Well, the assumption is well founded given that TCCS are withdrawing the ACTION express busses from Gungahlin to be replaced by the (slower) trams on Stage 1.

What express buses are these Dungers? Might surprise you but except for route 202 all buses from gungahlin to the City are stopping services not express. And there are only about 3 or 4 202’s each way in the peaks.

And from what I hear the 25x services from the deep burbs of Gungahlin in the peaks will be changed into express buses similar to what services Tuggeranong and Gungahlin by re routing this avoiding Flemington Road and Northborne Ave. Think Gungahlin drive. With light rail servicing the corridor which it is designed to do and as the inter town route during the odd peaks.

The Route 202 Express service mentioned here: http://www.mygungahlin.com.au/posts/changes-to-action-bus-services-for-gungahlin-from-next-week

As I said about 4 a day each way that are express. The other 20+ buses each day down that road (200, 25x etc), the ones many say are being replaced by 12 light rail services are all stops anyway.

The Red Rapid 200 series limited stop service connects Gungahlin and City then Russell, Barton, Kingston and Fyshwick with busses departing every 15 minutes from 7am to 7pm and more frequently in peak times. Busses currently stop near Lysaght Street in Mitchell.
None of the trams are stopping anywhere in Mitchell to service passengers.

JC 5:41 pm 28 Aug 17

dungfungus said :

JC said :

dungfungus said :

JC said :

ChrisinTurner said :

A major problem with the light rail to Woden will be the doubling of journey time compared with the current buses (12 minutes) using their own dedicated lane (calculated using the average operating speed claimed for Stage 1). Diverting the route through Forrest, Barton and Parkes will likely make it three times as long. With only half the percentage of seats of buses, many passengers will be strap-hanging unless elderly or disabled. The secret “technical constraints” obviously make a mockery of the government’s claims of transparency and consultation.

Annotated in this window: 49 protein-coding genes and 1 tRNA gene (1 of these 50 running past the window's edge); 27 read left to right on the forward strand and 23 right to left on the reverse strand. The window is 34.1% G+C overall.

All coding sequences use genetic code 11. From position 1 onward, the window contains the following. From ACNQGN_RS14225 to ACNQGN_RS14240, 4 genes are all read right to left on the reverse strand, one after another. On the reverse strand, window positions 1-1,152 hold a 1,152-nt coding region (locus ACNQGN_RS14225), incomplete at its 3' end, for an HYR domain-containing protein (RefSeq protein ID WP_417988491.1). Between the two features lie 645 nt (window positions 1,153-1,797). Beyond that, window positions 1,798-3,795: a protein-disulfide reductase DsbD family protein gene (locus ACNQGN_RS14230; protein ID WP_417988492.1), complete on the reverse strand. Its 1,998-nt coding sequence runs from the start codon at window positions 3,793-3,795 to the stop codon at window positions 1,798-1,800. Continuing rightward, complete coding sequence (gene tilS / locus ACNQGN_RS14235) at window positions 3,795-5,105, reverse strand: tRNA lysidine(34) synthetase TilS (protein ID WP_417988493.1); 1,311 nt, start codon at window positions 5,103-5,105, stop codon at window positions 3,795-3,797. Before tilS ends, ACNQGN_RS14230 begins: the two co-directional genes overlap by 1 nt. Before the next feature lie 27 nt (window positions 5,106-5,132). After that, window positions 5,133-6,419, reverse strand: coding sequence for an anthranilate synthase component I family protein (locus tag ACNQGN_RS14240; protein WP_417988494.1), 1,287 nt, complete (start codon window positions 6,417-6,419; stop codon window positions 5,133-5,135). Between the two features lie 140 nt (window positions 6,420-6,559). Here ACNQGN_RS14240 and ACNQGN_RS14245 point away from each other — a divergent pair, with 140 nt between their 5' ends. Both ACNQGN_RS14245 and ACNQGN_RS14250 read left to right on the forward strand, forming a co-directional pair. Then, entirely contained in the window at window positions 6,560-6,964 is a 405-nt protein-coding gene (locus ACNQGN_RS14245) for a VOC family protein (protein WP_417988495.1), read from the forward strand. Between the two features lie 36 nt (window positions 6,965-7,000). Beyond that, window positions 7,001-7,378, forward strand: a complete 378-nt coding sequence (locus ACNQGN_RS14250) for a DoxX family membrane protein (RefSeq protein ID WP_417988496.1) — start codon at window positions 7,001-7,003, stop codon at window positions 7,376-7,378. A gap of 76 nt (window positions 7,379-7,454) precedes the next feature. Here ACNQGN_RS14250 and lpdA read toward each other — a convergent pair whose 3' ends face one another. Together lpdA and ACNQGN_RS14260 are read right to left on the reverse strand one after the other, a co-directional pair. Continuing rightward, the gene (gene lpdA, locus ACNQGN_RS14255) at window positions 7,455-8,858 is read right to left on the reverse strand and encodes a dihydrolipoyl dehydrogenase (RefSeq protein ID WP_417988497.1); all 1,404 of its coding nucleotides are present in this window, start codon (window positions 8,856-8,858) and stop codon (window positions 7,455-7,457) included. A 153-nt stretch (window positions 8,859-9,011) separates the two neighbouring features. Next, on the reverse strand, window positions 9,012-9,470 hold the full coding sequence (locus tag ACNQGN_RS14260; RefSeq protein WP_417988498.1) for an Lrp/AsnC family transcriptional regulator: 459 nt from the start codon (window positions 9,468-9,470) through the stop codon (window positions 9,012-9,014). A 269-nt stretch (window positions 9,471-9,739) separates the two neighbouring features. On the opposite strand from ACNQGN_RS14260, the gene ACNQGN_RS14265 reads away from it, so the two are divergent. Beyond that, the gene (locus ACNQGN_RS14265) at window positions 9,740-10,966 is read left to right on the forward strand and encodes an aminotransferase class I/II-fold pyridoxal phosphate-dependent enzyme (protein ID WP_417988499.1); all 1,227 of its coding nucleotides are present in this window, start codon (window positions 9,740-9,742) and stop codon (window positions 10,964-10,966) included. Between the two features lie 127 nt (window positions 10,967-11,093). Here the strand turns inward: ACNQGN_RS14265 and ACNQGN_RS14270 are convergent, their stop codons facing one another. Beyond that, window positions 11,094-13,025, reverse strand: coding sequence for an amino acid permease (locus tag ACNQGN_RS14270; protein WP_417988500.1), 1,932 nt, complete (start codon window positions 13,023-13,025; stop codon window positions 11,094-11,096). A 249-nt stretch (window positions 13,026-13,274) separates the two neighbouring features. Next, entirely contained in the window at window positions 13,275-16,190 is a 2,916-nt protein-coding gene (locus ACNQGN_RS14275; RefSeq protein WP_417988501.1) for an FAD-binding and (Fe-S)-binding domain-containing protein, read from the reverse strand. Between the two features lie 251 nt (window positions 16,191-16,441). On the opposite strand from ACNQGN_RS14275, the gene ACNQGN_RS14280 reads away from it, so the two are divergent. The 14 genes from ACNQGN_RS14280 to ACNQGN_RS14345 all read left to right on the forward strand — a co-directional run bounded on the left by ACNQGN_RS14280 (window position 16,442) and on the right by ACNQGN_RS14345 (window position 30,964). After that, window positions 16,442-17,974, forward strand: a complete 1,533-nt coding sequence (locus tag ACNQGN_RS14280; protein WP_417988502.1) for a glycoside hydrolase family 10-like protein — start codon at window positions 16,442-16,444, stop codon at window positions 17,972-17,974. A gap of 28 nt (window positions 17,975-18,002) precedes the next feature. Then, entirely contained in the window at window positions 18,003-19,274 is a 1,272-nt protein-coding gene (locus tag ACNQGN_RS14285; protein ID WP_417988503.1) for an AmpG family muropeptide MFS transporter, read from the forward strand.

You are making an assumption that light rail is replacing the buses which run essentially express from Woden to the City (yeah a couple of stops) as opposed to light rail being an addition that services the corridor it runs through. The government hasn’t actually announced what it will be.

Well, the assumption is well founded given that TCCS are withdrawing the ACTION express busses from Gungahlin to be replaced by the (slower) trams on Stage 1.

What express buses are these Dungers? Might surprise you but except for route 202 all buses from gungahlin to the City are stopping services not express. And there are only about 3 or 4 202’s each way in the peaks.

And from what I hear the 25x services from the deep burbs of Gungahlin in the peaks will be changed into express buses similar to what services Tuggeranong and Gungahlin by re routing this avoiding Flemington Road and Northborne Ave. Think Gungahlin drive. With light rail servicing the corridor which it is designed to do and as the inter town route during the odd peaks.

The Route 202 Express service mentioned here: http://www.mygungahlin.com.au/posts/changes-to-action-bus-services-for-gungahlin-from-next-week

As I said about 4 a day each way that are express. The other 20+ buses each day down that road (200, 25x etc), the ones many say are being replaced by 12 light rail services are all stops anyway.

dungfungus 9:50 am 26 Aug 17

On ABC 666 Radio this morning, the announcer was constantly reminding listeners of “the mess” outside the studios on the corner of Northbourne and Macarthur Avenues and the traffic chaos that was ensuing because no right turns could be made and through traffic across Northbourne was blocked. He failed to mention what the cause was and I suspect he knew but wasn’t saying.

It’s a good primer on what will probably be a permanent thing when the strap-hangers start rumbling through.

dungfungus 9:43 am 26 Aug 17

wildturkeycanoe said :

JC said :

And from what I hear the 25x services from the deep burbs of Gungahlin in the peaks will be changed into express buses similar to what services Tuggeranong and Gungahlin by re routing this avoiding Flemington Road and Northborne Ave. Think Gungahlin drive. .

Express via the “Gridlocked Drivers Everyday”? Unless one lane is made solely for buses, fat chance of ever becoming “express”. Who thought of this crazy notion?